Young Scientist of the Month: Emrah Turgut

1) Would you please tell us about yourself and your journey that led
     you to become a scholar.

I am Emrah Turgut, working as a third-year postdoctoral research associate at Cornell University in Ithaca, New York on chiral magnetic materials. Before my postdoc, I obtained my doctoral degree at the University of Colorado at Boulder on studying laser-induced spin currents in magnetic multilayers. I am married and father of a three-year-old.

My journey started with the national and international physics Olympiads as a high school student. Following physics Olympiads, I continued my education at Physics Department of Middle East Technical University. I define myself as an ‘Olympiad-induced physicist’, which means my interest in natural science comes from intense studies during Olympiad preparation camps and my mentors. Particularly, Sinan Bilikmen, Bayram Tekin, and Ozgur Oktel played a crucial role in my decision to pursue physics major in undergraduate and graduate schools.
During my undergraduate study at METU, I had research experience with Hande Unstunel who was just appointed as an assistant professor. She was very motivated and generous about her time to teach advance quantum subjects that I could not learn anyway. After studying density functional theory on silicon with her, I had privilege study with Aydogan Ozcan’s group at UCLA in my sophomore summer, in 2008. That was an eye-opening experience for me to shape my scholarly future. His personality and the research conducted in his group made me aware of how little I know and work, and how research in science and engineering has endless joy and promising future. I also had a chance to attend seminars during that summer, one of which created an opportunity to continue my graduate study at Kapteyn-Murnane group at University of Colorado Boulder.

2) Tell us about your research and how it is related to everyday life
     or other fields.

If I summarize what I do by a sentence: Understanding novel magnetic properties in nontrivial spin textures and quantum materials using advanced laser techniques and utilize them for spintronics applications. For example, I understand helical and spiral spins in topological spin textures that have unique physical properties, and use table-top X-ray sources that have unprecedented spatial, temporal, and chemical resolution, and finally, utilize spin-torque in these magnetic systems to switch magnetic states between ‘1’ and ‘0’ as in MRAMs.

3) What do you consider important to your success?   Tell us about any
     skills or habits that you think helped you to become a successful
     scholar at such a young age.

I was lucky and partially made my luck to be with the right people at the right time, and I know my strengths and weaknesses. For example, I am fascinated with light-matter interactions, and I cannot stop reading and thinking about related subjects. Therefore, I chose related research topics and rerouted them towards my interest. Another example, I was lucky to work with Aydogan Ozcan’s group at that time. I am 100% sure I cannot find the same chance if I try today as an undergraduate. Another skill I have, I think helped me a lot, is to be able to concentrate, and disregard many things about daily life except responsibilities. Some call it deep learning or deep work.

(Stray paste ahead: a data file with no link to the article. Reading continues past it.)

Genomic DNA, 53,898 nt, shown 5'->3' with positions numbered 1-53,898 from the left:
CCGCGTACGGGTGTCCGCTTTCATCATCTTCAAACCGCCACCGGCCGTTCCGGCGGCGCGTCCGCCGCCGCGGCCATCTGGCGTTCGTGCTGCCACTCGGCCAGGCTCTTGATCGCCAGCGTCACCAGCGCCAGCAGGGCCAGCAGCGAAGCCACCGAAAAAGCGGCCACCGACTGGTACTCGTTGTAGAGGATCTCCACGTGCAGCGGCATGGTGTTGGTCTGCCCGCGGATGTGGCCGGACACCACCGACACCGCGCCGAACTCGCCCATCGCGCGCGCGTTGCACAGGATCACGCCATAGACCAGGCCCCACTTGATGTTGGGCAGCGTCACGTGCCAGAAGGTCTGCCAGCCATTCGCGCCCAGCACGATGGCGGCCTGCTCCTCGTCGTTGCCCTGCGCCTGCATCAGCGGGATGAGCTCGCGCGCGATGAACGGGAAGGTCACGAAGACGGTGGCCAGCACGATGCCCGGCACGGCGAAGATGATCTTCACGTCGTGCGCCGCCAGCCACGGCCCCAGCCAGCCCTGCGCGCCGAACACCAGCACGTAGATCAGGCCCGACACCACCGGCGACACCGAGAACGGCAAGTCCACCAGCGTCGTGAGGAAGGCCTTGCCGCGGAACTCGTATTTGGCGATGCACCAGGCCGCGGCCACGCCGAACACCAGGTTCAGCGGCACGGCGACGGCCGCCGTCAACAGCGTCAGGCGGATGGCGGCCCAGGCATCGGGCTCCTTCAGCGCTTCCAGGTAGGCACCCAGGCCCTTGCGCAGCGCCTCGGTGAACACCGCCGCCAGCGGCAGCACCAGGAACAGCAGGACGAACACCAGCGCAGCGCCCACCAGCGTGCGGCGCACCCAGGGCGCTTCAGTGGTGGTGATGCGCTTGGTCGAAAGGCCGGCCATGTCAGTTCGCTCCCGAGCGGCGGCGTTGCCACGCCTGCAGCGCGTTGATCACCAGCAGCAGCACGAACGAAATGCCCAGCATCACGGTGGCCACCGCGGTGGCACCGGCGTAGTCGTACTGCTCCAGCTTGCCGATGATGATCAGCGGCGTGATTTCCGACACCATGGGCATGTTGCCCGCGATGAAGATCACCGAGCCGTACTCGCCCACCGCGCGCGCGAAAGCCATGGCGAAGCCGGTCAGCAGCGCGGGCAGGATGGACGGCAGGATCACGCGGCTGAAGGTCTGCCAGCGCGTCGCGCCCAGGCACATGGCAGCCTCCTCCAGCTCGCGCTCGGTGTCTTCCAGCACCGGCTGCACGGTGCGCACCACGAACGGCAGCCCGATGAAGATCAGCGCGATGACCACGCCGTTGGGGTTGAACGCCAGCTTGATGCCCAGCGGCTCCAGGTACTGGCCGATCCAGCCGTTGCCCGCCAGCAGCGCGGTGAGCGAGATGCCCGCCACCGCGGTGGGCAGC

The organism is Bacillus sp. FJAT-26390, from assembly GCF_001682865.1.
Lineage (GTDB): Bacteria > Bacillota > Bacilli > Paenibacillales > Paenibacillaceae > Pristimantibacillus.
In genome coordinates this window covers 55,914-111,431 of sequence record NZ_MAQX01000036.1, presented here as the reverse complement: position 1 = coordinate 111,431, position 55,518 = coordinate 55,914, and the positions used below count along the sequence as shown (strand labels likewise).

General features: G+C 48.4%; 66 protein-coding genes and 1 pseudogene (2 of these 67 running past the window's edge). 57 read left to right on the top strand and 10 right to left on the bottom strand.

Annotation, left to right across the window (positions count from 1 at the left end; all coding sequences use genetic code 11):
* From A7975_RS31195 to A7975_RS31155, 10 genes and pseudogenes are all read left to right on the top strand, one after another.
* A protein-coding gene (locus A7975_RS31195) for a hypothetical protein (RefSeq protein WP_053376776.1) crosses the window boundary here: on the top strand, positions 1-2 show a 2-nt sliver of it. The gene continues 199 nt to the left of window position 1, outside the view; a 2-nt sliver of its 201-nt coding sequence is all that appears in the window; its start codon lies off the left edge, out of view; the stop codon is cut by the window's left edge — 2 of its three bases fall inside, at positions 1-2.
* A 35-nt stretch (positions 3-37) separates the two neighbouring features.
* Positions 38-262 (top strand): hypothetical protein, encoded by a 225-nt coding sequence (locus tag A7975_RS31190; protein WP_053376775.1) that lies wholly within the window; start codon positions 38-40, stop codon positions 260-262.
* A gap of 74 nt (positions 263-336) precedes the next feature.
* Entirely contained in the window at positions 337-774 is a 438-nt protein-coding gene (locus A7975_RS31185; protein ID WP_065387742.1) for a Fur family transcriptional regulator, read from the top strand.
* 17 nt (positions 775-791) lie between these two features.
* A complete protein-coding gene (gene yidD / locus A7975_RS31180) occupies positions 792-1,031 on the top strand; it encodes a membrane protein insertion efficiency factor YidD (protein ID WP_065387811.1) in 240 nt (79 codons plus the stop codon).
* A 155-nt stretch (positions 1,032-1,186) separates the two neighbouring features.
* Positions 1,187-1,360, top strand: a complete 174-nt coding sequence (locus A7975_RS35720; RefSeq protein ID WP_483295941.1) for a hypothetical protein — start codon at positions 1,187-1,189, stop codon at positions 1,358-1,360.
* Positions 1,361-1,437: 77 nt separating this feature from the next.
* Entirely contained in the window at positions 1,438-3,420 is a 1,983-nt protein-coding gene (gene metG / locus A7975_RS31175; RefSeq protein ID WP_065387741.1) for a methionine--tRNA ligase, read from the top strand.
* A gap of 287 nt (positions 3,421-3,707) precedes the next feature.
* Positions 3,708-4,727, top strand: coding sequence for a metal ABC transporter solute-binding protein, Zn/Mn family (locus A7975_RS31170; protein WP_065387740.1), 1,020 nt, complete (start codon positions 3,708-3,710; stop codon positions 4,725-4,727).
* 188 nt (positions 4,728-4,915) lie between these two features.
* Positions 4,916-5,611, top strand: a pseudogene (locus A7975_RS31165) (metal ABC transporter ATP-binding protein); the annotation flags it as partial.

4) What are your immediate and long-term goals for the future?

I want to be able to complete my postdoc study on understanding topological spin textures in thin films. It may require a couple of more years. After successfully completing my postdoc, I am interested in research positions as a faculty in the US or Turkey. Particularly, I want to build advanced laser systems to perform ultrabroadband spectroscopy ranging from few GHz to tens of PHz, and use this source to study electron and spin dynamics in complex condensed matter systems.

5) What do you recommend to aspiring scholars, or to young Turkish
     scientists/scholars who are at the beginning of their careers?

I recommend them to be at the right place with the right people. If they think that a place is not right, a friend does not sound right, a research topic is not going anywhere, housing environment does not comfort, they should fix or change by a positive and proactive approach. If they see an opportunity, they must not miss it, and hard work to create their opportunities. They should listen to their advisors, which should be multiple, but should decide what they want to do and interesting to them.

6) Could you please tell us about your life outside of your work? Do
     you have hobbies? What are your favorite activities? If you recommend
     a book, what would that be and why?

I spend a lot of time in my car to commute my work. I do not read much, instead, I listen to radio or audiobooks. I recommend The American Life podcast by NPR. I found very useful and entertaining for those who live in the US. I sometimes listen to the bestsellers and science history. Recently, I listened to the history of DARPA, which was quite interesting. I also like to listen Turkish Art Music.
Other than my research, I spend most of my time with my family, especially my daughter. As she repeats constantly, “Fathers’ favorite thing is to